The Penelopiad

In Margaret Atwood’s The Penelopiad: The Myth of Penelope and Odysseus (2005), Penelope,1 Odysseus’s oh-so-loyal and virtuous wife, is dead. Hell is her current domicile. That does not stop her from telling the readers, who live in the modern age of light bulbs and museums displaying ancient treasures, her story.
If you are a born misandrist or if you suffer from that kind of phobia which makes it impossible for you to comprehend and accept the fact that someone in this pea world is bound to be prettier than you are, then you will find the book fun to read.

In this new interpretation of Penelope’s story, all men fall into at least one of the following categories: cold-blooded father, disobedient son, deceiver, obsessive fucker, beggar, robber, sordid warrior and unwelcome suitor. And Helen, the supreme goddess of beauty, is mentioned more than thirty times. ‘I suspect she used to flirt with her dog, with her mirror, with her comb, with her bedpost. She needed to keep in practice’ (p. 33), the sour Penelope informs us from Hades, as if someone’s habit of winking is really her business. Living amongst unbearable men and having to put up with the constant presence of a gorgeous cousin (even in hell Helen boasts her beauty and the number of men who sacrificed their lives for her. She also advertises her bath, saying that ‘I do prefer to bathe without my robes’ (p. 154)), no wonder Penelope remains a dissatisfied soul.
But bear in mind this is also Margaret Atwood‘s story. You know her usual themes and accusations already. So, no one is surprised.
  • Where shall I begin? There are only two choices: at the beginning or not at the beginning. The real beginning would be the beginning of the world, after which one thing has led to another; but since there are differences of opinion about that, I’ll begin with my own birth. p. 7
  • It’s always an advantage to have something to do with your hands. That way, if someone makes an inappropriate remark, you can pretend you haven’t heard it. Then you don’t have to answer. p. 8
  • It’s dark here, as many have remarked. ‘Dark Death’, they used to say. ‘The gloomy halls of Hades’, and so forth. Well, yes, it is dark, but there are advantages – for instance, if you see someone you’d rather not speak to you can always pretend you haven’t recognised them. p. 15
  • Nothing helps gluttony along so well as eating food you don’t have to pay for yourself, as I learnt from later experience. p. 40
  • Water does not resist. Water flows. When you plunge your hand into it, all you feel is a caress. Water is not a solid wall, it will not stop you. But water always goes where it wants to go, and nothing in the end can stand against it. Water is patient. Dripping water wears away a stone.2 Remember that, my child, Remember you are half water. If you can’t go through an obstacle, go around it. Water does. p. 43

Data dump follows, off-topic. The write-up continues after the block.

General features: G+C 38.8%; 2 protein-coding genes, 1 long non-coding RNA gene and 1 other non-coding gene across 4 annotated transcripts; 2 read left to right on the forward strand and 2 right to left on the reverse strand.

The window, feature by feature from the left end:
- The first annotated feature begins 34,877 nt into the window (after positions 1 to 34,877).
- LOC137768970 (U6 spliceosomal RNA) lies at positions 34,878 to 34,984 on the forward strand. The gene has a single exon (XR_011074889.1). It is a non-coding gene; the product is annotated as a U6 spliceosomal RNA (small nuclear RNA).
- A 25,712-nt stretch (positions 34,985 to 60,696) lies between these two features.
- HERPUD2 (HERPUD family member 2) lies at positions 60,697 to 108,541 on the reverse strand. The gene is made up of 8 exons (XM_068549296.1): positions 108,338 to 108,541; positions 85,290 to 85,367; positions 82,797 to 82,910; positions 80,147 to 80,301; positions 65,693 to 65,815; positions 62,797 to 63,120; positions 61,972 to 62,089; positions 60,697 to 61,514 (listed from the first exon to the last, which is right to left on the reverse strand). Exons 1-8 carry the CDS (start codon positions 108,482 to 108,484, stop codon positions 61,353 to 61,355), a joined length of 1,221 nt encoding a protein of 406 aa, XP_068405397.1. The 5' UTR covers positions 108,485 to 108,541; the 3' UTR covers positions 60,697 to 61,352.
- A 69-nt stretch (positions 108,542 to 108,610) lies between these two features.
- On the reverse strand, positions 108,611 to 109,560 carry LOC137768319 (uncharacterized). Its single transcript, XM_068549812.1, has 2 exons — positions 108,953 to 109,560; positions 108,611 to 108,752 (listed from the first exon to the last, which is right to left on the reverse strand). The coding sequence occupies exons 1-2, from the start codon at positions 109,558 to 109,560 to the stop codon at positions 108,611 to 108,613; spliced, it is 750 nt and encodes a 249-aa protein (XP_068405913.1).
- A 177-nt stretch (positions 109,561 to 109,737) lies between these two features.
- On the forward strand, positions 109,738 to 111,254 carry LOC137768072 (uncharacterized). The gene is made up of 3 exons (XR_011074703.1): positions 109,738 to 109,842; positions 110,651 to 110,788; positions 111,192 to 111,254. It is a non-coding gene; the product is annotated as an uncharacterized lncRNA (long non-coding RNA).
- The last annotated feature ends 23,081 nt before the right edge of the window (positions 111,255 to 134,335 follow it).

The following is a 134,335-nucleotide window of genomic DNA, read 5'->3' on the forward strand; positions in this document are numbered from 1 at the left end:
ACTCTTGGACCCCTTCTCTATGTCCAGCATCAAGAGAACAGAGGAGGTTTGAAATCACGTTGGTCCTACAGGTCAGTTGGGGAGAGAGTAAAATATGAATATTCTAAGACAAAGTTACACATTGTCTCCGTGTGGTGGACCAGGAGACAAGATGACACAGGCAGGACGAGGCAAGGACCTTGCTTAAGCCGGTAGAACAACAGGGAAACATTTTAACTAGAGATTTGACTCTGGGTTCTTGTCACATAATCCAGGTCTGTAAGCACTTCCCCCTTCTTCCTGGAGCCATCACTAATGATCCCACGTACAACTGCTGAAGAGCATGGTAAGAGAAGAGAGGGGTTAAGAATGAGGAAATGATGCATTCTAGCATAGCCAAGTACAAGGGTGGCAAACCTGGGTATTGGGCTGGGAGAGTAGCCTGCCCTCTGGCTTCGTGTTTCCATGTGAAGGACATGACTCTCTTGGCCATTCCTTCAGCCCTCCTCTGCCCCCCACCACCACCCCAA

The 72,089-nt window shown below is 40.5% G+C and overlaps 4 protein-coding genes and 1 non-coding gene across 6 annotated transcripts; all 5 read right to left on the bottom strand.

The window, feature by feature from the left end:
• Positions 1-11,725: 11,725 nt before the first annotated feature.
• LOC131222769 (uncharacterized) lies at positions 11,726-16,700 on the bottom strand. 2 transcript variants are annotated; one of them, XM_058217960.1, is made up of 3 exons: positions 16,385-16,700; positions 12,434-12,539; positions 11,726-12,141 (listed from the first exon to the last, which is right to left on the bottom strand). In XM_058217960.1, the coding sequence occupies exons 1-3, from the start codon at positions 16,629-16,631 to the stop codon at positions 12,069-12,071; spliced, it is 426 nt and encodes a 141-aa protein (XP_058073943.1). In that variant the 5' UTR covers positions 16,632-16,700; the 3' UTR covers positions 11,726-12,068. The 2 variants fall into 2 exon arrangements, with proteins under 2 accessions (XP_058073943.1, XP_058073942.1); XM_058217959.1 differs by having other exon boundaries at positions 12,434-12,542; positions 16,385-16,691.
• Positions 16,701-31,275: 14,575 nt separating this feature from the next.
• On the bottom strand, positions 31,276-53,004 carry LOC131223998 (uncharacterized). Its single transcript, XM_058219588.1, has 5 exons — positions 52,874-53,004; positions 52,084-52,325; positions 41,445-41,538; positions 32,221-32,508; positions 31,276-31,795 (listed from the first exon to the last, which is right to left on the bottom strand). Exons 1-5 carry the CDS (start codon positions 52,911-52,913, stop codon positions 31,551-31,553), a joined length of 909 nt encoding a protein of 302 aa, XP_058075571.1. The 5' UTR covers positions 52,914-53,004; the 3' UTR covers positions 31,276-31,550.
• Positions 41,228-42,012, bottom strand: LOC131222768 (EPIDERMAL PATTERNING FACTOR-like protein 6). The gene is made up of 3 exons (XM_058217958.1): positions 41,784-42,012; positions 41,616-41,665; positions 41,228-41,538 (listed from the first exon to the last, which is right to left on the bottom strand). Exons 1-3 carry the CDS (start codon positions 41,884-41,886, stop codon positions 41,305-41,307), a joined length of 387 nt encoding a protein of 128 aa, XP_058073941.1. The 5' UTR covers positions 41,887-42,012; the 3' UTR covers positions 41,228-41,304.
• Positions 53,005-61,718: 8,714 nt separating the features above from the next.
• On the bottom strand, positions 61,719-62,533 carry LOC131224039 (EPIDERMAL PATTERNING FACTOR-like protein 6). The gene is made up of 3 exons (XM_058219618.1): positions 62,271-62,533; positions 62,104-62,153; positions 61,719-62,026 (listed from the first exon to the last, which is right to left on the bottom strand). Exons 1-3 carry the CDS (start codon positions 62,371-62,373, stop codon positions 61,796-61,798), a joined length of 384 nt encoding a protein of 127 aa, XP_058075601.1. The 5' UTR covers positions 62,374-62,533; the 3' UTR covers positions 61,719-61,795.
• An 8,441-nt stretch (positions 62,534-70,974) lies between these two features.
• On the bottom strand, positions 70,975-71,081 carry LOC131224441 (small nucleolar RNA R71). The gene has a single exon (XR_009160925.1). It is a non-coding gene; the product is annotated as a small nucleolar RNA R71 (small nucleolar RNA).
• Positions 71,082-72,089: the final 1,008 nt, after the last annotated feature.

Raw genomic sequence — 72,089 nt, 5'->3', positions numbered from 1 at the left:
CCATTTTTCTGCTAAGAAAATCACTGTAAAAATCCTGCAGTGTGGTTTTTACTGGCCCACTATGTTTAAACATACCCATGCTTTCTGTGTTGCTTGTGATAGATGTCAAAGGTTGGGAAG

• I think this is what he valued most in me: my ability to appreciate his stories. It’s an underrated talent in women. p. 45
  • Odysseus was the guest of a goddess on an enchanted isle, said some; she’s turned his men into pigs — not a hard job in my view. p. 83
  • There is indeed something delightful about being able to combine obedience and disobedience in the same act. p. 117
  • It’s hard to lose an argument to one’s teenaged son. Once they’re taller than you are, you have only your moral authority: a weak weapon at best. p. 131
  • Who is to say that prayers have any effect? On the other hand, who is to say they don’t? p. 135
  • Also, if a man takes pride in his disguise skills,3 it would be a foolish wife who would claim to recognise him: it’s always an imprudence to step between a man and the reflection of his own cleverness. p. 137
  • While he was pleasuring every nymph and beauty,4 Did he think I’d do nothing but my duty? While every girl and goddess he was praising, Did he assume I’d dry up like a raisin?5 p. 149
  • Boys with their first beards can be a thorough pain in the neck. p. 170
  • Such is the theory; but, like all theories, it’s only a theory. p. 186
1My favourite Penelope-related passage in the literary canon begins and ends with a Yes.
2“Dripping water can eat through a stone.” is a famous Chinese proverb.
3Note: In Jane Eyre, Rochester disguises as a gypsy woman who insists on reading the young ladies’ fortune at Thornfield. But we know that Jane recognises him because of his signet ring.
4You may also be interested in the article “The Return of Odysseus: The Problem of Marital Infidelity for the Repartriate” [pdf]. Just a thought.
5‘What happens to a dream deferred? // Does it dry up / like a raisin in the sun?’ are the first three lines from Langston Hughes’s “A Dream Deferred”.

“Odysseus was the guest of a goddess on an enchanted isle, said some; she’s turned his men into pigs — not a hard job in my view.” — in response to this, Jeremy draw my attention this song:

And Ching sent me this:


J
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2 thoughts on “The Penelopiad

  1. Kevin said: “[all men fall into at least one of the following categories: cold-blooded father, disobedient son, deceiver, obsessive fucker, beggar, robber, sordid warrior and unwelcome suitor]

    Isn’t that a bit like saying “all fishes fit at least one of the following descriptions: invertebrate, covered by scales, aquatic, cold-blooded, breathes with gill”?”

    Like

  2. Webmaster said: “If it wasn’t for the oddities of gender relations, a lot of writers, musicians, and stand-up comedians would be jobless. But it is true: men are simple creatures that only occasionally rise above their base natures. Women are overtly self-reflective bunch who have no grasp of real world. And children everywhere are unruly and disregard their parents.”

    Like

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